Literal Android: Google develops robots to replace people in manufacturing, retail
Yes, robots. Speaking to the New York Times for an article published this week, Google exec and former Android CEO Andy Rubin revealed that the search engine company’s next big project is predictably another space-age effort that, if history is any precedent, is sure to transcend the realm of science fiction and soon be as commonplace as, say, the cell phone.
"His last big bet, Android, started off as a crazy idea that ended up putting a supercomputer in hundreds of millions of pockets," Google CEO Larry Page told USA Today this week. "It is still very early days for this, but I can't wait to see the progress."
According to Wednesday’s article in the Times, Rubin and company are indeed exploring with robotics, and not exactly starting from scratch, either. Google has rather secretly acquired seven new technology companies during the last six month, the paper’s John Markoff reported, and in doing so have added the names of some rather impressive robotics professionals to their portfolio.
Don’t freak out just yet, though: Google isn’t necessarily assembling an army of robo-overlords. Markoff reported that while Google isn’t saying much about what they’re working on, it will be a project not aimed at consumers. Instead, Google is expected to use their new robotics teams to dabble in manufacturing in order to compete with another big internet name that so-far has been largely unscathed by Google wrath on the web: Amazon.
Only last week, Amazon CEO Jeff Bezos announced preliminary plans to rely on unmanned aerial vehicles, or drones, to deliver packages to customers in select US markets. And while the jury is still out on whether or not Amazon will be able to pull that feat off, acquiring some a slew of robotics experts and putting them under one of the most valuable companies in the world will likely give Google an advantage, or at least, a fighting change, at revamping the way it does business as well.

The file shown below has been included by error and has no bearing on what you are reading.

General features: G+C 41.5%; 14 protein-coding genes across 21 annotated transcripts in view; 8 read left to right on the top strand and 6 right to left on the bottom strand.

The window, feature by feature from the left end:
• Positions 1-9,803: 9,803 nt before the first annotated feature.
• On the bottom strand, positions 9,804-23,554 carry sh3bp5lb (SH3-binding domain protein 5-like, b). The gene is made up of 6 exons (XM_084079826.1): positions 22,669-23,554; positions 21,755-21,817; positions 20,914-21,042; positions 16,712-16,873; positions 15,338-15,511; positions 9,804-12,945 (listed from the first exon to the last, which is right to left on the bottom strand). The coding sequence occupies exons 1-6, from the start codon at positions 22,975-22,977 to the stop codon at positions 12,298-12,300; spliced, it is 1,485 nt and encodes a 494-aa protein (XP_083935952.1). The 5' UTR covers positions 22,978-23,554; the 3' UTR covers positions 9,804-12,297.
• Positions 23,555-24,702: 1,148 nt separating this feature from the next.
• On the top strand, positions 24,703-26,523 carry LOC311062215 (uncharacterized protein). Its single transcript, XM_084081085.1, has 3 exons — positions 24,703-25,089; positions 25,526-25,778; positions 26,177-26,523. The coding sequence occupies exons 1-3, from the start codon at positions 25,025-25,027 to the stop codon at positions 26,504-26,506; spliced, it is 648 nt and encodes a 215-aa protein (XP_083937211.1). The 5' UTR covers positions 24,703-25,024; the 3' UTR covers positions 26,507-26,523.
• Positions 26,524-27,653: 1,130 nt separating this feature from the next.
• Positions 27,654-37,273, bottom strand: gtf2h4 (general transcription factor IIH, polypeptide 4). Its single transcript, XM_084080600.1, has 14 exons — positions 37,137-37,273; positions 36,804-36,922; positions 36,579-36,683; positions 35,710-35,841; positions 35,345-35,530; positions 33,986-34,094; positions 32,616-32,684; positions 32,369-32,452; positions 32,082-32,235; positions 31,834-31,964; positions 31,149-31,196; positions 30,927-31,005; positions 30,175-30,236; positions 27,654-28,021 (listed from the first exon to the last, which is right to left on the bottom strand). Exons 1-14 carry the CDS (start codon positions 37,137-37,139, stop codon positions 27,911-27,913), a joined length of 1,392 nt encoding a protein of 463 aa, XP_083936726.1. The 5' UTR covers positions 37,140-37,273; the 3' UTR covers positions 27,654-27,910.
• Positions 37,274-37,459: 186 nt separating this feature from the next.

"Google's robotics ambitions and Bezos's drone PR should be a reminder to investors that they are not only investing in the trend lines of the current financials, but in the future vision and broad ambitions of these companies," Ben Schachter, an analyst at Macquarie, wrote in a note to clients sent Wednesday and cited USA Today. "Amazon and Google clearly are going to invest in projects that may not bear fruit for 5-10 years, if at all.”
Speaking to the Times, Rubin said that time was a factor and was hoping to work with enough runway to fully realize the project in around ten years’ time.
Of course, what exactly they do with their robots is still something to be discovered. Even if Google doesn’t want to use new tools to tackle consumers directly, the sort of technology they’re efforting presents itself with an array of opportunities.
"They aren't going for the consumer market," Gary McMurray, the associate director of industry at Georgia Tech's Institute for Robotics and Intelligent Machines, told ABC News. "They can use their robots for marketing, or they can go for something in manufacturing."
"Google is a very forward-thinking company," said McMurray. "I think [this initiative] fits in with what they're trying to do as a company."
Among the companies recently acquired by Google, according to the Times, are Schaft of Japan and Industrial Perception of the United States, who’ve recently dabbled in developing humanoid robots and a computer vision system with robotic arms, respectively. Google has also recently acquired robot makers Meka, Redwood and Bot & Dolly, as well as two design firms that specialize in high-tech products.
“The seven companies are capable of creating technologies needed to build a mobile, dexterous robot,” Markoff wrote.